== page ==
Re: Re: Re: Mathematica can't win against Tiger Woods

*To*: mathgroup at smc.vnet.net*Subject*: [mg19877] Re: [mg19811] Re: [mg19765] Re: [mg19677] Mathematica can't win against Tiger Woods*From*: Leszek Sczaniecki <leszek2 at home.com>*Date*: Sun, 19 Sep 1999 01:20:58 -0400*Sender*: owner-wri-mathgroup at wolfram.com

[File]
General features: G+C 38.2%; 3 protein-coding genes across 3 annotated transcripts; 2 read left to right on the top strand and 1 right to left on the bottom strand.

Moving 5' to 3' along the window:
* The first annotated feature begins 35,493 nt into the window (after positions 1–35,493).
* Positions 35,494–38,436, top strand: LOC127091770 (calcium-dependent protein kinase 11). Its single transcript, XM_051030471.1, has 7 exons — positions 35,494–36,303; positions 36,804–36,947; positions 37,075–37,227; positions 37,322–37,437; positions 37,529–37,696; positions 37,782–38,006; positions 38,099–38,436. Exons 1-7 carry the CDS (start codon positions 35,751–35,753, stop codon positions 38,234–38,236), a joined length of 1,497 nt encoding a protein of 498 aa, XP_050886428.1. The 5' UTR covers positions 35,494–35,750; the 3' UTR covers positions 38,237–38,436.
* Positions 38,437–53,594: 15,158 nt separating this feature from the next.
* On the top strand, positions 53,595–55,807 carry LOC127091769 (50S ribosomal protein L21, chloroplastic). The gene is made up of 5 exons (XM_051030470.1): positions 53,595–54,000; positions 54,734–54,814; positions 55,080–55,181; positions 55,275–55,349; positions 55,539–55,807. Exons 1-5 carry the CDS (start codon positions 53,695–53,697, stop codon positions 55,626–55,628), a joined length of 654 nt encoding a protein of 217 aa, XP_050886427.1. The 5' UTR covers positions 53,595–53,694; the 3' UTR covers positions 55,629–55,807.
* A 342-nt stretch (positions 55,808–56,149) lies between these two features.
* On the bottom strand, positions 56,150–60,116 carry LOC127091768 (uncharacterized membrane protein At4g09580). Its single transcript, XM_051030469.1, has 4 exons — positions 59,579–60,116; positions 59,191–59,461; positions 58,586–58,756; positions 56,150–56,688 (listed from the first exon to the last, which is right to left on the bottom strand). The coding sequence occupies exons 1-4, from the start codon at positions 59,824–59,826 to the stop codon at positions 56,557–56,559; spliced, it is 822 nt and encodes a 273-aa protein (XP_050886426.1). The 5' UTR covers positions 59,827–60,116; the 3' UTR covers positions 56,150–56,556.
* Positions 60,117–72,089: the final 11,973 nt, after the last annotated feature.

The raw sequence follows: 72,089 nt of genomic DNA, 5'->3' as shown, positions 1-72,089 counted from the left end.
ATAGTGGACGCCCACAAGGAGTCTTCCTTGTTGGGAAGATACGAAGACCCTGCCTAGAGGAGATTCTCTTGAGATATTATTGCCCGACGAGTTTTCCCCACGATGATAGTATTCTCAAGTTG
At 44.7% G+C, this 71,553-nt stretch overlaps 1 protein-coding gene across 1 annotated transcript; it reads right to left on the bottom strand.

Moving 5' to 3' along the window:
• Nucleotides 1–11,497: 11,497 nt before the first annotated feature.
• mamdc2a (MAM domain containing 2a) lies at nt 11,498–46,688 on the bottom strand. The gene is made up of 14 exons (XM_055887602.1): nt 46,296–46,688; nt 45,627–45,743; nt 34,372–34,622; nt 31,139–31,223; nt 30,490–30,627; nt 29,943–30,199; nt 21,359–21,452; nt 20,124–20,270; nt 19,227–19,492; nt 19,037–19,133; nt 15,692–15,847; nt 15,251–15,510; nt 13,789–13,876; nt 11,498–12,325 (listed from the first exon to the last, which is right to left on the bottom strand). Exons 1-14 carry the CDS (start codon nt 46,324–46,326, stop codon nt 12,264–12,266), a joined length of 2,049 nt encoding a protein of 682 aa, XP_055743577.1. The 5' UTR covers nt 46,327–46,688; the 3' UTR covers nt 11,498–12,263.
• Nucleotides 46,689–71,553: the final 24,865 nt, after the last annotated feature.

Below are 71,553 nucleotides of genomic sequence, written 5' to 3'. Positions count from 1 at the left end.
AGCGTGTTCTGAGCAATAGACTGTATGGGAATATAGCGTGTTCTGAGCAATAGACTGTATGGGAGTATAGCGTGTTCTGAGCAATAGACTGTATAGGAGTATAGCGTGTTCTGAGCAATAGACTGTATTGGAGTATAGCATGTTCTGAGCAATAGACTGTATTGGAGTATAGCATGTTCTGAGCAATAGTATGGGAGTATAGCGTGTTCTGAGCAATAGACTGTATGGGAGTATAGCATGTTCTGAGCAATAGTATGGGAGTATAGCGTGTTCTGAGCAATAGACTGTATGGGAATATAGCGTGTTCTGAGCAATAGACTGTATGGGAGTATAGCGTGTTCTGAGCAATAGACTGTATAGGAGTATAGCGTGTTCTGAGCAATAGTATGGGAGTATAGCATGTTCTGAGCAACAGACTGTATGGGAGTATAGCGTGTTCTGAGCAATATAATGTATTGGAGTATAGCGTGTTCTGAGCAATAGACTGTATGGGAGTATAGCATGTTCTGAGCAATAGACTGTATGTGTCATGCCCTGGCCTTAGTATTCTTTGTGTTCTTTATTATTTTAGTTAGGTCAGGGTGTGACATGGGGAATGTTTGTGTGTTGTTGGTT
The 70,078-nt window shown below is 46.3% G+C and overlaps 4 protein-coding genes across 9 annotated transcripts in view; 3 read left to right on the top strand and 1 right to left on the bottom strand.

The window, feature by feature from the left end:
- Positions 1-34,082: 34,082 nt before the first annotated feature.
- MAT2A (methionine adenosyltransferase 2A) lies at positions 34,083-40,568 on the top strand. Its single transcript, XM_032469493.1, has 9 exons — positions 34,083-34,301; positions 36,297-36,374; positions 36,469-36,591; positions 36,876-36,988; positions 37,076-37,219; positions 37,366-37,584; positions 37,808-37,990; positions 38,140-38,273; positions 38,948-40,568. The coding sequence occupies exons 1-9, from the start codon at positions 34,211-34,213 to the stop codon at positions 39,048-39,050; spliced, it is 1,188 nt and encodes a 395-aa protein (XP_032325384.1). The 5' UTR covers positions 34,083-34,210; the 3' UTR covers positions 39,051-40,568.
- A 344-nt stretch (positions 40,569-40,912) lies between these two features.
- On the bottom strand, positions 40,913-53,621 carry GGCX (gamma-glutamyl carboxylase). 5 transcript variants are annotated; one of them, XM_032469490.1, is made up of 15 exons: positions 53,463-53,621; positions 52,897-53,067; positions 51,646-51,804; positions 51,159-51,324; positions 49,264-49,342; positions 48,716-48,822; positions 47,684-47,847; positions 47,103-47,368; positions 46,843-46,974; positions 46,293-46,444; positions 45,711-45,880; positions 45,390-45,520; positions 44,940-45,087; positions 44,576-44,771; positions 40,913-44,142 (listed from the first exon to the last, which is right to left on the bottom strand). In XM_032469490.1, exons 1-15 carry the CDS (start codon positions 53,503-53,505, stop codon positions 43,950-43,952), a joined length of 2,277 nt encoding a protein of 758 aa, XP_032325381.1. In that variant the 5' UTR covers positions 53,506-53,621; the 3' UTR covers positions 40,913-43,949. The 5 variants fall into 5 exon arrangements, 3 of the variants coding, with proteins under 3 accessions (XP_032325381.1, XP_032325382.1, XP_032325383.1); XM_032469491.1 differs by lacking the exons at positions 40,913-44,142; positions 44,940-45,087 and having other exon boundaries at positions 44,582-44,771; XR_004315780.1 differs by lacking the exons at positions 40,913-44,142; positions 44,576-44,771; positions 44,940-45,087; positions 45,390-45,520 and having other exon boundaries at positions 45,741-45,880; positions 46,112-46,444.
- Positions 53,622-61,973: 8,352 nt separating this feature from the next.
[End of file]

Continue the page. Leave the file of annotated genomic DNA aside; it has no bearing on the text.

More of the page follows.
David Withoff wrote: > Leszek Sczaniecki <leszek2 at home.com> wrote: > > Here is my point. Mathematica can certainly do plenty of problems much > > better than human. But, it is very, very frustrating, that in trivial > > cases the system often produces results worse then those delivered by a > > human. I see this as the challenge for Mathematica developers. The system > > should always produce better results than human. Presently, Mathematica > > is a tool for some kind of "scientific lower middle class". It is way to > > weak for people, who do serious mathematics or theoretical physics, and > > way to complicated for pedestrians. If Wolfram Research Inc. truly intents > > to reach "masses", it has to be more sensitive to their needs. > > > > Think about the education which is precisely about solving again and > > again old problems. How you are going to justify the usefulness of > > Mathematica in education, if it can't easily replicate known results? > > These sentiments are variants of the same mistake: starting with a > common frustration -- difficulty coaxing a machine to do things that > can be done by hand -- and extrapolating to the incorrect conclusion > that the machine is therefore useless, or at least seriously diminished > (useful only to a "scientific lower middle class") because of it. > You are generously crediting me with statements, I never made. I just pointed out an area for improvement. I never said that the machine is useless. Perhaps, It would be more productive, if you could tell us a TECHNICAL or any reason explaining why mathematica cannot do better in the area of linear differential equations with constant coefficients. Or perhaps, for what technical reason it can do this simplification In[1]:= FullSimplify[(Sqrt[2] 1/2))^2 Sin[x/2]^2] Out[1]= 1/4 (1 - Cos[x]) but fails here In[2]:= FullSimplify[(Sqrt[2] x/2))^2 Sin[x/2]^2] Out[2]= 1/2 x^2 Sin[x/2]^2 ? > > No one ever claimed that being able to reproduce hand calculations on > a computer was a Bad Thing. In particular, Prof. MacDonald, in the > message that introduced this thread, is entirely justified in being > disappointed that DSolve sometimes returns results in an awkward form. > To the extent that there is a practical way to do it, it is obviously > desirable to address this concern. > > It is in extrapolating beyond this point that this sentiment becomes > a serious and self-defeating error. > > It is not realistic to expect a computer to always give better results > than a human, any more than it is realistic to expect any human to > always give better results than a computer. As Andrzej Kozlowski > pointed out, computers are not intelligent beings, and you should not > expect them to behave that way. > > And no, education is not about solving old problems again and again. > It is about preparing people to solve whatever problems come their way, > and about showing them how to choose the right tool for the right job. > Being able to reproduce hand calculations on a computer is not > essential to this task. > People are being prepared to solve whatever problems come their way by solving old problems with known solutions. They are learning the same Newton equations in physics, the same chain rule in calculus, the same Maxwell or Lagrange equations for many dozens of years. Lectures, textbooks, problems and examples have been fine-tuned for years. It is nothing wrong about repeating old good stuff. It would be silly to reject that valuable heritage. I will try to illustrate what consider the best approach to the education using the following example. When learning about matrices for the first time, people should do the first computations manually becuse they gain better insight to the subject this way. However, later, when they study, say, the relativistic quantum mechanics via Dirac equations, they should use computer for manipulating gamma matrices. I hope you see the difference. In the first case, they benefit intellectually by doing "manual" work, exercising their brains. In the second case, because they already know well how to manipulate matrices, they would not significantly benefit from doing that agaim. They should use computer algebra to eliminate the tedious, mechanical work, that does not enrich them intellectually. They can then use the saved time to get deeper inside into the main subject. I used to do computations involving quantum mechanics for more then fifteen year, but the illustrations of solutions of two dimensional Shroedinger equations prepared by TerryRobb helped me to gain new insight. On other hand, the overdose of computer algebrain education can have decremental influence on people, who use it as a magic blackbox to deliver solutions and an excuse for not thinking. > > For example: using a computer to demonstrate all of the algebra that > would be used to do partial fraction decomposition by hand would be > difficult. It would also be a waste of time. Just use Apart. > That's really funny. Apart is an excellent illustration of one of my points. It behaves exactly as defined the documentation, but it doesn't do what users expect. Brian Evans, the principal author of "Signals and Systems", had to write his own version of Apart named MyApart, that is available on MathSource http://www.mathsource.com/MathSource/Enhancements/Algebraic/0202-071/MyApart.m for many years. Here is an excerpt from the package header. -- (* From: Brian Evans <evans at gauss.eedsp.gatech.edu> To: mathgroup at smc.vnet.net Subject: [mg19877] Re: Partial Fraction Decomposition with imaginary coeff. Source-Info: From (or Sender) name not authenticated. You just don't know how difficult Apart has made my life. It is crucial to the implementation of inverse linear transforms. Under 1.2, it would not handle polynomials with rational coefficients expressed in decimal form. Under 1.2 and 2.0, Apart does not break up terms like 1 / (x^2 + 1). About two years ago, I had to write a general purpose routine to work around Apart's drawbacks. I call it MyApart. It is embedded in the signal processing packages for Mathematica and is used by the inverse z- and Laplace transforms when Apart doesn't complete the decomposition. MyApart is, of course, darn slow. Brian L. Evans Digital Signal Processing Laboratory School of Electrical Engineering Georgia Institute of Technology Atlanta, GA 30332-0250 e-mail: evans at eedsp.gatech.edu *) -- Look at the dates. Brian wrote his package in 1988. For eleven (sic!) years electric engineers have been using "home made", substandard extensions to Mathematica. This is precisely what I meant asking for more sensitivity to user's needs. I have been trying to promote Mathematica in my company. Mathematica has here reputation of being "to difficult". I am doing my best. I train my co-workers for free, I am writing notebooks to present the system in its best to some wider audience. I am trying to help you guys. I know that others, such as a long term mathematica proponent Prof.MacDonald, who started this thread, are doing the same. When I pointed out, what hurts your business, I got in return lectures about computers and software engineering in general, some philosophical opinions that I never expressed have been promptly straighten up, I was advised on my career, told a personal success story, send a quote of a big shot taken out of context, and my credibility has been questioned, but I heard very little technical information. I didn't hear: "Yes, FullSimplify needs improvement, we are going to work on it" or "Sorry, at this point we don't have human resources to spend of FullSimplify". > > Another example: using a computer to demonstrate all of the steps > for calculating a square root by hand would also be difficult, and > it would again be a waste of time. Just use Sqrt. > > The most brilliant uses of Mathematica in education involve carefully > identifying which topics are still best illustrated using hand > calculations, which topics are best illustrated using the computer, > which topics (such as calculating square roots by hand) are obsolete > because of computers, and which topics can now be added because computers > are available to handle the otherwise prohibitive calculations. > > And the poorest uses of computers in education involve using them to > solve the same old problems, using exactly the same calculations that > were done by hand before computers. > > And finally: > > > Here is an example of what I meant by insufficient sensitivity to > > user's needs. It is absolutely critical for finance applications to > > have fixed point display of numbers with trailing zeros and Round that > > rounds x.5 up and not toward the nearest even integer. They are easy to > > implement on the kernel level. In past Round was rounding x.5 up so the > > code should be somewhere. Why Round cannot have an option Method with > > values IEEE, Up, etc.? I brought these issues many times. The only > > answer was: "Write your own functions". I wrote the functions, but > > others just abandoned the system. Wolfram lost. > > this seems like nonsense to me. I happen to know quite a few people > in the financial industry, all of whom couldn't care less what Round > does with x.5. Perhaps we could test your credibility on this point > with an informal poll of mathgroup readership. Is there anyone reading > this message who seriously believes that this aspect of Round "is > absolutely critical for finance applications"? If there is any demand > I am sure this feature will be added. > Sadly you chose to question my credibility rather than address technical issues. I might have for you a better way to check my claims than organizing a public vote. I advise you to consult Operations Committee of SIA (Security Industry Association) ((212) 608-1500) regarding the standards for fixed income instruments. For mortgage backed securities you can contact PBS (Public Securities Associations)((212) 809-7000). For other instruments contact the appropriate association. They regulate how many digits you must retain for intermediate results, how many for the final result, when the result has to rounded, when truncated, etc. I am talking about official business, privately you can do whatever you want. Dave, if any one of these organizations happens to accept the rounding to the nearest even number, I will send you a bottle of good Bordeaux.:-) BTW, if you care about the finance community, where are filters for spreadsheets? Like it or not, THE most common tool in business is spreadsheet. If you would spend just a little time to look into this newsgroup archive, you would certainly notice postings from users surprised by the behavior of Round. There is a story, that I learned from Neil Soiffer. It is about NeWS (Network Window System) developed by Gosling, who became later famous for his work on Java. Thesystem was technologically very advanced, included number of leading edge technologies, but people didn't use it. Desperate Sun organized events for developers to promote NeWS. On one of such events, after couple hours of work with no apparent success, hopeless Sun's employee asked the audience: "This system has so many modern, exciting, great features. Why you don't use it?". One developer from back rows stood up and said: "If you really want us to use it, fix the shell first, so that it doesn't crash so often". We know the rest of NeWS story. Here is my advice to Wolfram's developers. If you really want to succeed, while chasing very advanced features don't forget about the fundamental ones. Remember that customers can easily survive without Wolfram Research, but Wolfram Research can hardly survive without customers. Now, because this thread has been loosing the technical focus and getting unnecessarily personal, I decided to terminate my participation in it. :-( -- Leszek Sczaniecki > > Dave Withoff > Wolfram Research